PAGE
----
How to Tie-Dye With Permanent Markers & Alcohol

    by Thomas McNish

    About the Author

    Thomas McNish has been writing since 2005, contributing to and other online publications. He is working toward his Associate of Science in computer information technology from Hillsborough Community College in Tampa, Fla.


    Tie-dye was popularized in the 1960s and is still popular today. The unmistakable pattern can be achieved with various dyes. The easiest and perhaps cleanest method is using permanent markers and applying rubbing alcohol to the cloth which forces the colors to bleed into each other.

    Things You'll Need

    • Rubber bands
    • Permanent markers
    • Spray bottle
    • Rubbing alcohol (70 percent isopropyl)
    • Dryer

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    Gather your garment and bundle it into 1 to 1 1/2-inch sections securing each section with a rubber band. If you're tie-dyeing a sock or bandan you can simply wrap the rubber bands up and down the length of the cloth. If you're tie-dyeing something larger such as a T-shirt, you will need to tie-dye one portion at a time. Tie off a 7- to 10-inch section of the T-shirt with the rubber bands to start.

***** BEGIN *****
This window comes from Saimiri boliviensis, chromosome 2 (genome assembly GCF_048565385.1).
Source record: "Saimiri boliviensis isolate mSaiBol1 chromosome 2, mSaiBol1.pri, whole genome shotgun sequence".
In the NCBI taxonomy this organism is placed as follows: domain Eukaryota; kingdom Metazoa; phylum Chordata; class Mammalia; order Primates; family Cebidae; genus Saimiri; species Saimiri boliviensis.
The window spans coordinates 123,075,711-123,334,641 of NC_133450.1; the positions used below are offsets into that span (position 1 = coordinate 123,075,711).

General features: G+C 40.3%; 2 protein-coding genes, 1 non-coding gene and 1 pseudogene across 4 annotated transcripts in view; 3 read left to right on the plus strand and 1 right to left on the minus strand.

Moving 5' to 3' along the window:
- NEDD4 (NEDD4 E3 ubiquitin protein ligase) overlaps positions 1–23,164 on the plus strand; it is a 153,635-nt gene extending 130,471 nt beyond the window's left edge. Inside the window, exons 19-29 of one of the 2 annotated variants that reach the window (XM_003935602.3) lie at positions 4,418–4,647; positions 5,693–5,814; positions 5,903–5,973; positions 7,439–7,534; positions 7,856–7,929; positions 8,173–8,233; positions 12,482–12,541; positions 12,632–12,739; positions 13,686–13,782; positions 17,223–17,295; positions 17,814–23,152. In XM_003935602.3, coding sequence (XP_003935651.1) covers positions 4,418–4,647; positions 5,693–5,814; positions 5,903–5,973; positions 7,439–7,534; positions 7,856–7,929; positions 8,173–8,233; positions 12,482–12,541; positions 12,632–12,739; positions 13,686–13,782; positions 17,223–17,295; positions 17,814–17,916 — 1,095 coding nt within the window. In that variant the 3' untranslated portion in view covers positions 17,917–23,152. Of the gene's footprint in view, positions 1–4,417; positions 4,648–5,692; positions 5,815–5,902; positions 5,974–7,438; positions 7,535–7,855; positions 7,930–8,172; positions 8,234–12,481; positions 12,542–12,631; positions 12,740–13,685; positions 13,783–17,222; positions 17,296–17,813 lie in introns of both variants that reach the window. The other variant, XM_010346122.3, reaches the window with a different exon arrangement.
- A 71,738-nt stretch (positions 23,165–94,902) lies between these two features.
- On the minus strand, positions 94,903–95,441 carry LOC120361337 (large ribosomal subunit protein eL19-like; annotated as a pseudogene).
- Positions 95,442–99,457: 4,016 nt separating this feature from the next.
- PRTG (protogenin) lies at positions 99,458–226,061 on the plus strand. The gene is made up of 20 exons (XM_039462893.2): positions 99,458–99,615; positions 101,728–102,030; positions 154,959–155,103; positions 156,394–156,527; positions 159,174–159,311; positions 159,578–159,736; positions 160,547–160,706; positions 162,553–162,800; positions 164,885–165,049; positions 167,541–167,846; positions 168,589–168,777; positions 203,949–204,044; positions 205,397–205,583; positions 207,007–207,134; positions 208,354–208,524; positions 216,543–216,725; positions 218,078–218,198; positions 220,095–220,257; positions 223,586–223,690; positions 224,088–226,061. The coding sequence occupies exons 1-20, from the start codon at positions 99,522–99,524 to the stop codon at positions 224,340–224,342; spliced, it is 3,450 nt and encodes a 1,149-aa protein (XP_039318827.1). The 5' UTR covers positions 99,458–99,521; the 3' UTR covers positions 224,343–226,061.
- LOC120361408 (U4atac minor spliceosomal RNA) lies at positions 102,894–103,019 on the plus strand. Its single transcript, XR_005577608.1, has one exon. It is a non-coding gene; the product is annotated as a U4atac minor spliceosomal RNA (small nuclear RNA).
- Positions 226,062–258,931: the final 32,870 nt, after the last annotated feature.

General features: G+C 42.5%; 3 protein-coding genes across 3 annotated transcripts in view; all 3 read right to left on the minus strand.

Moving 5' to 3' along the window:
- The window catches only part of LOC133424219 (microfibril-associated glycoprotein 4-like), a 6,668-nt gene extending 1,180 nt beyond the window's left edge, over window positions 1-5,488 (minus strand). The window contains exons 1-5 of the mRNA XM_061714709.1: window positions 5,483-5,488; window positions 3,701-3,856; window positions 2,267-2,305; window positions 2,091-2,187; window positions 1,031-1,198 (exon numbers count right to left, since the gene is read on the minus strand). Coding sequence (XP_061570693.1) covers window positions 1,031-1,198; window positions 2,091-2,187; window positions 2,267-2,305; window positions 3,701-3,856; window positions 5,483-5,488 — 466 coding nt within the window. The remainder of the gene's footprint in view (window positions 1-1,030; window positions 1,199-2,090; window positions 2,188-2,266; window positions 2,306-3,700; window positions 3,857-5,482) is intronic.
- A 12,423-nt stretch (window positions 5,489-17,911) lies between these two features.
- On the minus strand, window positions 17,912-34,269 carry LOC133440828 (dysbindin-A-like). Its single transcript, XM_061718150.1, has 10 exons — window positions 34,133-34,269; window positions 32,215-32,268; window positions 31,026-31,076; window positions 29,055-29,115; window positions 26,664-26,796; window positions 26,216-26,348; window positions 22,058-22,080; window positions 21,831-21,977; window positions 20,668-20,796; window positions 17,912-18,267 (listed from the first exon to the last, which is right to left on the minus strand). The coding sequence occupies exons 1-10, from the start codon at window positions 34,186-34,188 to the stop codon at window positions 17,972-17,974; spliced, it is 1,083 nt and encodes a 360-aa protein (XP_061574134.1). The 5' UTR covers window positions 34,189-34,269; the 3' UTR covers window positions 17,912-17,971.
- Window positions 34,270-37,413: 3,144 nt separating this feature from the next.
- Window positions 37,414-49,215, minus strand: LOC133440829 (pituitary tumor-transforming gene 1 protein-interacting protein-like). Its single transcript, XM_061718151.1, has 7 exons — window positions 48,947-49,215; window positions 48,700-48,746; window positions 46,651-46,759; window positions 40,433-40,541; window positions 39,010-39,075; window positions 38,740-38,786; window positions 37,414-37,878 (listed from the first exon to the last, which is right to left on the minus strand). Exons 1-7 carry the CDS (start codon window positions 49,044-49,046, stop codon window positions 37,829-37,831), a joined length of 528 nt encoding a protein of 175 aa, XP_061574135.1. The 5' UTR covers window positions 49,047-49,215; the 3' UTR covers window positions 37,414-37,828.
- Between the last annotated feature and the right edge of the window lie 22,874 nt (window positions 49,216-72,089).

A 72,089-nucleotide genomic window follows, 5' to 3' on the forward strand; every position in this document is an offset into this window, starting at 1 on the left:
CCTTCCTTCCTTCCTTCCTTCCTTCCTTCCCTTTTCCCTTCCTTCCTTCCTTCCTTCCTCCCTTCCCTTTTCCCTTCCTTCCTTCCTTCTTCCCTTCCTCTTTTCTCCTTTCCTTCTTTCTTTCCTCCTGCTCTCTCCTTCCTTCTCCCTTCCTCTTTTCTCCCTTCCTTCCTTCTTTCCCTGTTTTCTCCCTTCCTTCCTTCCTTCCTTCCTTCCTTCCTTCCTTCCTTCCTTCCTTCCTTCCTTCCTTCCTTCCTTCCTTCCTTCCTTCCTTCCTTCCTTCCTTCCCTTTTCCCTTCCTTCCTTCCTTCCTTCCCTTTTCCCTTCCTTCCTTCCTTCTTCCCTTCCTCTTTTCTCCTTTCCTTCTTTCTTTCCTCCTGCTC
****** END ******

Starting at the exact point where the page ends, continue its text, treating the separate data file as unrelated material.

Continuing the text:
Use two to four markers to color the segments you've created. There's no specific design to follow, just fill in the white areas with color. Don't use any more than four colors per garment or your design could come out looking more blurry than tie dyed.

    Fill a spray bottle with rubbing alcohol. Lightly spray the colored area and set it aside for 20 minutes to dry. If you're dyeing something larger such as a T-shirt, it's best to do this in small sections. Let the first section dry then go back and repeat Steps 1 and 2 until you've dyed the entire garment.

    Toss your garment into the dryer at the highest setting possible when it's finished air drying to set the colors. When washing, use cold water in the washer and tumble dry.

    • Try tie-dyeing something small and inexpensive before you try taking on a larger project.
    • Wear clothes you don't mind getting messy when tie-dyeing. The permanent markers may stain clothing.


    Photo Credits

    • Jupiterimages/ Images